Retainers Backed for All Kitchen and Bath Design Professionals
Kitchen and bath designers should employ design retainers to demonstrate their professionalism, set themselves apart from the competition and close more jobs.
That's the advice of Peggy McGowen and Bill Feinberg, two members of the Bath & Kitchen Buying Group (BKBG). The pair addressed members of the Houston, TX-based BKBG at a recent educational conference sponsored by the member-owned co-op.
McGowen, a former president of the National Kitchen & Bath Association (NKBA) and owner of the Houston, TX-based design firm Kitchen & Bath Concepts, observed that "design fees show that we are professionals."
"Even repair service men charge a fee to look at an appliance and determine what's wrong with it," she said. "In addition, design retainers usually result in a higher closing percentage of the projects you work on."
According to Feinberg, of Allied Kitchen & Bath, in Fort Lauderdale, FL, most kitchen and bath designers credit the retainer in the first customer deposit. However, Feinberg suggested that designers consider using the retainer credit for the final balance due.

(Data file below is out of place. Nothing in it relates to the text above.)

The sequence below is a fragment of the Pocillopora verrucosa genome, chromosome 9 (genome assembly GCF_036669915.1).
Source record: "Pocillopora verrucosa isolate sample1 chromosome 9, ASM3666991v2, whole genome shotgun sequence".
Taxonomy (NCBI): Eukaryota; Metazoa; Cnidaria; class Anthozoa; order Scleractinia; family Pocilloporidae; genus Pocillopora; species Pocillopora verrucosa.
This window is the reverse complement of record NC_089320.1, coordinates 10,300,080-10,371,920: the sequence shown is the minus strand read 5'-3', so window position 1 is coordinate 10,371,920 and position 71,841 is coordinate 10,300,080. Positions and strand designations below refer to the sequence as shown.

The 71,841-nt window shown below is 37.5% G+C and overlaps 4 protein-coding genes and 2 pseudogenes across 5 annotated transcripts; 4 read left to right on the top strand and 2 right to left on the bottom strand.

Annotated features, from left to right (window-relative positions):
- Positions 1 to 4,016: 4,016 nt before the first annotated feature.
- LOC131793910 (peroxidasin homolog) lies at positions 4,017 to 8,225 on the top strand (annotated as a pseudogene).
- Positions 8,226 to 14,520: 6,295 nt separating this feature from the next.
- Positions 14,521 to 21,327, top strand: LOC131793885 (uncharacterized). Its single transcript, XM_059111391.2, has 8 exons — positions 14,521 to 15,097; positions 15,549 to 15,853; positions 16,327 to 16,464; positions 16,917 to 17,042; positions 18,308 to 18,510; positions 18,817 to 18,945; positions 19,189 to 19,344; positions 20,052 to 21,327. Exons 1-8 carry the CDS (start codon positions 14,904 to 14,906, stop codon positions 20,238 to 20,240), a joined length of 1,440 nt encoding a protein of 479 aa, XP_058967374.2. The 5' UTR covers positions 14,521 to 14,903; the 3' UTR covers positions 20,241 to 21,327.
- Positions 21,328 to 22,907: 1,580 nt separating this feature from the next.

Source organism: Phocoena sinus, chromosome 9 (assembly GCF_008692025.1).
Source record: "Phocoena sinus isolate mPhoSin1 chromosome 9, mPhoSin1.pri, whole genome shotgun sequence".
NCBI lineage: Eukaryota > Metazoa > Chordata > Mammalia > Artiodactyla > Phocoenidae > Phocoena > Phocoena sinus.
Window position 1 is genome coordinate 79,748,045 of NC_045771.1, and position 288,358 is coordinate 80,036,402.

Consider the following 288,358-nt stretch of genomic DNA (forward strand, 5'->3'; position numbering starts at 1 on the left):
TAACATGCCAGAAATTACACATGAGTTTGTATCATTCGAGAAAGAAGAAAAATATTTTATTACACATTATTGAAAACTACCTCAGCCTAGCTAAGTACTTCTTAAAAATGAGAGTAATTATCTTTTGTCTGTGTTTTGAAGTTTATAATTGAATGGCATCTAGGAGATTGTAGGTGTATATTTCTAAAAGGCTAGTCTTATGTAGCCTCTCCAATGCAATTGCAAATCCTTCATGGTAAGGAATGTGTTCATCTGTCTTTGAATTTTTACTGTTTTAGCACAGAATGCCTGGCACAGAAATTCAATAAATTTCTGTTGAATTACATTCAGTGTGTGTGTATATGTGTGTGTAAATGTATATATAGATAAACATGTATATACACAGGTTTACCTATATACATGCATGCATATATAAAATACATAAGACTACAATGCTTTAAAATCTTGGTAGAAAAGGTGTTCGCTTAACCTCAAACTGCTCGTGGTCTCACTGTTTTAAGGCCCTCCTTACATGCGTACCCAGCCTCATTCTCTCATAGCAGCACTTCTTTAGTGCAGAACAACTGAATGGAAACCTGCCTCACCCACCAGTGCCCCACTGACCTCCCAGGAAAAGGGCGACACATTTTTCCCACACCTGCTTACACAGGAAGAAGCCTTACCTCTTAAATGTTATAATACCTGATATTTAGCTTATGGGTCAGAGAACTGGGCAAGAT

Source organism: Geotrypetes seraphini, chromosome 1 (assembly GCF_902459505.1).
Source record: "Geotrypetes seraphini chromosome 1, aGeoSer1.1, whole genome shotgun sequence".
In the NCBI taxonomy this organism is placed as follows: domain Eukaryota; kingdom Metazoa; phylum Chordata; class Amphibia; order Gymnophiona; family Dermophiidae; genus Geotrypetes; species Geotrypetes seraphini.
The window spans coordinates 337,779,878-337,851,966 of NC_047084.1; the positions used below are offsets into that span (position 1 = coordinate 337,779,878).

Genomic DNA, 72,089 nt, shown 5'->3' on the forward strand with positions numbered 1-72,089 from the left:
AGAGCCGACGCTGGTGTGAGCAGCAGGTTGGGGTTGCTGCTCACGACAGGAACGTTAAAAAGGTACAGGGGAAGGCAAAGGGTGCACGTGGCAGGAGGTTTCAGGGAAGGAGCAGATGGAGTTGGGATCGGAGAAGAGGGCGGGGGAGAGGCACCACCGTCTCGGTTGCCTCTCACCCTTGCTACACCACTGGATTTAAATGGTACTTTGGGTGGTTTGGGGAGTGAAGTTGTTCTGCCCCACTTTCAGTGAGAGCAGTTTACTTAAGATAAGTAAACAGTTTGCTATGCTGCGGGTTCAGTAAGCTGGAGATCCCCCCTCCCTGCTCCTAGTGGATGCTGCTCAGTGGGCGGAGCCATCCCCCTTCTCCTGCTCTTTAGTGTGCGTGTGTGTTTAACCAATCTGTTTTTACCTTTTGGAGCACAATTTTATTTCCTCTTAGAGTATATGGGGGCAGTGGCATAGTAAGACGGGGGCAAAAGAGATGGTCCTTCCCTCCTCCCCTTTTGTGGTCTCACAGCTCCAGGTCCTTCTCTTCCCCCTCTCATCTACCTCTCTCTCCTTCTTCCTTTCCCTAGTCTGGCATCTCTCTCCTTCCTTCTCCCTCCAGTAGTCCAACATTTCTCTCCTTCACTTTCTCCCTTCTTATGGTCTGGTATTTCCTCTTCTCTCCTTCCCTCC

"This reduces your exposure and makes the customer owe less at the completion of the project," he said.
Two additional suggestions regarding retainers included the following:
- Start with a small fee as a design retainer, and then increase
it as you become more comfortable.
- One size doesn't necessarily fit all. In other words, the amount of the design fee can be based on the experience of the designer. For example, a 20-year design veteran may charge $2,000, while a new designer may ask for $500.